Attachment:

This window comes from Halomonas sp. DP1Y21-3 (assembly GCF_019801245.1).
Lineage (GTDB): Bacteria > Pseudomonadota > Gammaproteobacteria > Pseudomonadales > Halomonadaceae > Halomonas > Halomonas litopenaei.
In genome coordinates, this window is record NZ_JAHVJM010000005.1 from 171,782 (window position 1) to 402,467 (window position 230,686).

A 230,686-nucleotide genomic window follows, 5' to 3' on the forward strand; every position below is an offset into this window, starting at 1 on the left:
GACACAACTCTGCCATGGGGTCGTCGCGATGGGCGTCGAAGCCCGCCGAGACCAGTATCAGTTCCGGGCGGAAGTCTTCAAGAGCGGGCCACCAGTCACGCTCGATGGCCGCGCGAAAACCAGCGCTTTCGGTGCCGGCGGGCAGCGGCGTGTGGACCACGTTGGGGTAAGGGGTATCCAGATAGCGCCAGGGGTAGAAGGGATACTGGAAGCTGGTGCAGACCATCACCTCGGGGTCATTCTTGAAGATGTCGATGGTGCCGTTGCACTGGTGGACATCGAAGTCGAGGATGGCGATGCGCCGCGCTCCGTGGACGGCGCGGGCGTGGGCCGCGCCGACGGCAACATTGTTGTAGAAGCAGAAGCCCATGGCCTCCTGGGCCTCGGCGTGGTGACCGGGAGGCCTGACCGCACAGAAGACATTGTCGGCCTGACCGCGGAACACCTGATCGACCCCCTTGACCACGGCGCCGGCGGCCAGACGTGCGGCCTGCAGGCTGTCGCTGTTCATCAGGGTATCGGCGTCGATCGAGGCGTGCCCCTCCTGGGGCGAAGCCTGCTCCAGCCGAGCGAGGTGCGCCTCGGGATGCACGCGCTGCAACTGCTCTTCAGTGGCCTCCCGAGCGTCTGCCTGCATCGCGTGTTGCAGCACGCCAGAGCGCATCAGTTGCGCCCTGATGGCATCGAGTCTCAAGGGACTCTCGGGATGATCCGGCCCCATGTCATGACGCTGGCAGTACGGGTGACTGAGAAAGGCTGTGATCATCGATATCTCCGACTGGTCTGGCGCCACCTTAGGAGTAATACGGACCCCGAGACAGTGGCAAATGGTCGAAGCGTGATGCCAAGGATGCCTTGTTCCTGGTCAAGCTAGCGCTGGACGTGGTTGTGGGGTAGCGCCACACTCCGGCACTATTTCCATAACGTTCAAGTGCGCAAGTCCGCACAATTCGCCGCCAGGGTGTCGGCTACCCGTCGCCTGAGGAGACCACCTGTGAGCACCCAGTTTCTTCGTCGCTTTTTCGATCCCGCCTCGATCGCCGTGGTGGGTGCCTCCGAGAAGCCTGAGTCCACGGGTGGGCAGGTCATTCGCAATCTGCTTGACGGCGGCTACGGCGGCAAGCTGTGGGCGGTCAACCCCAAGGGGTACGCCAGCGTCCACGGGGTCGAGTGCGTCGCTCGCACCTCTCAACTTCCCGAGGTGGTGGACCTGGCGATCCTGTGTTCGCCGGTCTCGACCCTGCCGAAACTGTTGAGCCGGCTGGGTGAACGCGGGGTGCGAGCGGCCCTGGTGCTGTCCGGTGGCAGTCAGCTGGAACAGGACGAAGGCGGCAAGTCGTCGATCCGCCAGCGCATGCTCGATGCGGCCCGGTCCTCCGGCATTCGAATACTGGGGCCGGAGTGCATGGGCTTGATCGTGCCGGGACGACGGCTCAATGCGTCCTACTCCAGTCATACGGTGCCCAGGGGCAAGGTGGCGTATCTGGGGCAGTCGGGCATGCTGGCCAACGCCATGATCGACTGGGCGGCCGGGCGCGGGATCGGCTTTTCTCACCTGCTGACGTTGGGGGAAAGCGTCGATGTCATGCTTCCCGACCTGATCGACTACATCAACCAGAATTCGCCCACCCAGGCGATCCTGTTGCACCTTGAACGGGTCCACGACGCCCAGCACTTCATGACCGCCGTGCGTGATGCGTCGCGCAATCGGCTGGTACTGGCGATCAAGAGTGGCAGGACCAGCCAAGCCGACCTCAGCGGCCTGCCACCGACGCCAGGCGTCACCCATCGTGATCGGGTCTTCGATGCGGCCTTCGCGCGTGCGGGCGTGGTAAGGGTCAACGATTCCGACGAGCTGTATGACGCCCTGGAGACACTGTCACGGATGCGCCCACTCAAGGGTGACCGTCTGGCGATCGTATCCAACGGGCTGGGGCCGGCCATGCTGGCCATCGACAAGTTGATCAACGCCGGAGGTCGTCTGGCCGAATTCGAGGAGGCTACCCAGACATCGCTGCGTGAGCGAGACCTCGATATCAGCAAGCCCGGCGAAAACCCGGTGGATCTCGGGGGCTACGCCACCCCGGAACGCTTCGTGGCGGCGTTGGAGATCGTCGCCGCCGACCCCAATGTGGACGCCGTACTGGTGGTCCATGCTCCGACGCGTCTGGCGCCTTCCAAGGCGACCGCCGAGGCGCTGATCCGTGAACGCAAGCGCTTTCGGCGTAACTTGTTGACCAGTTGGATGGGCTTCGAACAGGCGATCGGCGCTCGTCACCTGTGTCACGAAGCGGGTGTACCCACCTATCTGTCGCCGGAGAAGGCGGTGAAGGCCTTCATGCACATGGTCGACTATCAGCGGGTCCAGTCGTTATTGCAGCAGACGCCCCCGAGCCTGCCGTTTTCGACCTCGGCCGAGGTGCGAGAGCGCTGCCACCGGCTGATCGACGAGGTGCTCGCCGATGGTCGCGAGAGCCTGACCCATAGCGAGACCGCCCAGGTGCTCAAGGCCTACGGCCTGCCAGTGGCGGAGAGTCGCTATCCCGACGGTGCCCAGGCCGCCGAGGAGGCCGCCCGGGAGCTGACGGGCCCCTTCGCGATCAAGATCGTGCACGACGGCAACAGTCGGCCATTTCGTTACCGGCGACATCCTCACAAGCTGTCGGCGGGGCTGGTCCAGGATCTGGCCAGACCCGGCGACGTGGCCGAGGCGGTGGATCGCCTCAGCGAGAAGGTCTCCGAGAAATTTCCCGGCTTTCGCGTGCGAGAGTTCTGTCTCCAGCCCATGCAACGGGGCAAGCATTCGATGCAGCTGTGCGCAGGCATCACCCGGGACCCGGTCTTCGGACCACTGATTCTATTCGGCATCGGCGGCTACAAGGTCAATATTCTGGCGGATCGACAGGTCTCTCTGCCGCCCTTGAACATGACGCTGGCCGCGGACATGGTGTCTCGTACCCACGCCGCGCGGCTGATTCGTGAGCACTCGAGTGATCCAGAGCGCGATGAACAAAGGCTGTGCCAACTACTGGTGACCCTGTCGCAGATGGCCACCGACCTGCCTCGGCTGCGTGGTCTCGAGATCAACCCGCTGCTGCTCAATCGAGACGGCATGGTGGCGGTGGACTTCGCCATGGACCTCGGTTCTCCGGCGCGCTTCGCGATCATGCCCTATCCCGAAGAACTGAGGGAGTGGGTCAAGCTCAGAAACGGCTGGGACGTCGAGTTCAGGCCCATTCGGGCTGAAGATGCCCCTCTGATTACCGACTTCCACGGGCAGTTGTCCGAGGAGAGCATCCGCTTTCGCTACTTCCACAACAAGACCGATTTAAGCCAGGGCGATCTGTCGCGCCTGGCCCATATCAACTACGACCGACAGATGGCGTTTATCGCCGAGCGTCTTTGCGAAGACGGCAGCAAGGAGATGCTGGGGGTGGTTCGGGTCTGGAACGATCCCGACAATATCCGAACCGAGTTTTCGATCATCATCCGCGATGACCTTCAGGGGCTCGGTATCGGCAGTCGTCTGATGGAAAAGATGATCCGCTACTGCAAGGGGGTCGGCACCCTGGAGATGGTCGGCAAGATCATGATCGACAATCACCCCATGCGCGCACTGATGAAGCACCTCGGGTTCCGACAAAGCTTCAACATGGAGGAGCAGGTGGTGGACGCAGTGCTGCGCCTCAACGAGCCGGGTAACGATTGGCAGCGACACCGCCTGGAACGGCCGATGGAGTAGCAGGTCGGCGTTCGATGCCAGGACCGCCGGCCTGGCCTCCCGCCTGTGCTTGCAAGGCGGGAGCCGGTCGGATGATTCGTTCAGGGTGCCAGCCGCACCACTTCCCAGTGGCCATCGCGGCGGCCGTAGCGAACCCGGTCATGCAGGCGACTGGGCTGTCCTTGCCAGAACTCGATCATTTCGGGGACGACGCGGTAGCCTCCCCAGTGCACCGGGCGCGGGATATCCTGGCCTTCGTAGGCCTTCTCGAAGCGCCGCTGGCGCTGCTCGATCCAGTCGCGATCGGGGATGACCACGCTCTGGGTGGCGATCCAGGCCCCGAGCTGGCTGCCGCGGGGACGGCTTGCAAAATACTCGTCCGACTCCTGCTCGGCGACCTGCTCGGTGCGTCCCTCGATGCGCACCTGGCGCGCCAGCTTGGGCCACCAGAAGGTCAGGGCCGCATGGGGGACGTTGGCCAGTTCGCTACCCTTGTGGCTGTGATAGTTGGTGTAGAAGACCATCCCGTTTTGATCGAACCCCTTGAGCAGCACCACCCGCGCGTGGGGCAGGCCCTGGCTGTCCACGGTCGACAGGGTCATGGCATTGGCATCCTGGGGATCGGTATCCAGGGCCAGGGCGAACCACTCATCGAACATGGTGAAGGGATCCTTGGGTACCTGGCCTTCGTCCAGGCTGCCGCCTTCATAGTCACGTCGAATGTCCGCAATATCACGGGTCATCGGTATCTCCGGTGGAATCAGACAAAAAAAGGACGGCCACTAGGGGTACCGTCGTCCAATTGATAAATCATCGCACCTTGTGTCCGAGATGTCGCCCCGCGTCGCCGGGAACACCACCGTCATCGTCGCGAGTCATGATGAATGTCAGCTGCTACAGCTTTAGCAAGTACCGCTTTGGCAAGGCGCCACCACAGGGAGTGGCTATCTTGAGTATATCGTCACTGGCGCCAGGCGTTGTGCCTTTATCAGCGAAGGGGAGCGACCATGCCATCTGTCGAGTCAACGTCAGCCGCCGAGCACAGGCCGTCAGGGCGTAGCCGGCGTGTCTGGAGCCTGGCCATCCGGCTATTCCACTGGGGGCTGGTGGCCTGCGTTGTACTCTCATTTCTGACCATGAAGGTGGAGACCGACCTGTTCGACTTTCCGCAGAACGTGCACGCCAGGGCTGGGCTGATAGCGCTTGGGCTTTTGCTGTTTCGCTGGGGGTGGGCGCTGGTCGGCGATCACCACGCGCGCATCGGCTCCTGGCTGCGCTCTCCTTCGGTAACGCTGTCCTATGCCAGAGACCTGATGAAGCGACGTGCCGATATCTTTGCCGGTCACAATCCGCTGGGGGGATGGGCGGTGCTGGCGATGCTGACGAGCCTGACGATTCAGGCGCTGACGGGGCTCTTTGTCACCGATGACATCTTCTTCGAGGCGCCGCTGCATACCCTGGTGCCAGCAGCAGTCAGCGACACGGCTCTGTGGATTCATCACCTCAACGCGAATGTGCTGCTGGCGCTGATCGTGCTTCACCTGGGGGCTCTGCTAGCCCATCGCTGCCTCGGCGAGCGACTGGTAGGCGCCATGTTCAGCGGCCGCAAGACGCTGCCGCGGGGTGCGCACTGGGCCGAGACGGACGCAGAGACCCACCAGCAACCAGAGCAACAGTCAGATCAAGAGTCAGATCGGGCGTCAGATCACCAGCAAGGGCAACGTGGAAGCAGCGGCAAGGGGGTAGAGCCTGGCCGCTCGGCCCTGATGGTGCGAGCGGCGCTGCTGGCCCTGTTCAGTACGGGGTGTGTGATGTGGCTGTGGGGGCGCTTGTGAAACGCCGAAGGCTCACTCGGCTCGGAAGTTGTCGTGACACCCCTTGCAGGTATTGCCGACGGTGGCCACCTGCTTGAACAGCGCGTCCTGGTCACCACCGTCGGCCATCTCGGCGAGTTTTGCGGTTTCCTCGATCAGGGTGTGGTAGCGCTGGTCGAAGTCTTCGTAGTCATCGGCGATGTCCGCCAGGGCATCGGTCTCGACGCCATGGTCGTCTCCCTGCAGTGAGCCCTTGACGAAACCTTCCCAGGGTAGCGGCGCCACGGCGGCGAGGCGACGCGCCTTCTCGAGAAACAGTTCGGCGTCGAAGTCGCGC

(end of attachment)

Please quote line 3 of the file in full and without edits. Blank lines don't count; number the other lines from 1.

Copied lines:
In genome coordinates, this window is record NZ_JAHVJM010000005.1 from 171,782 (window position 1) to 402,467 (window position 230,686).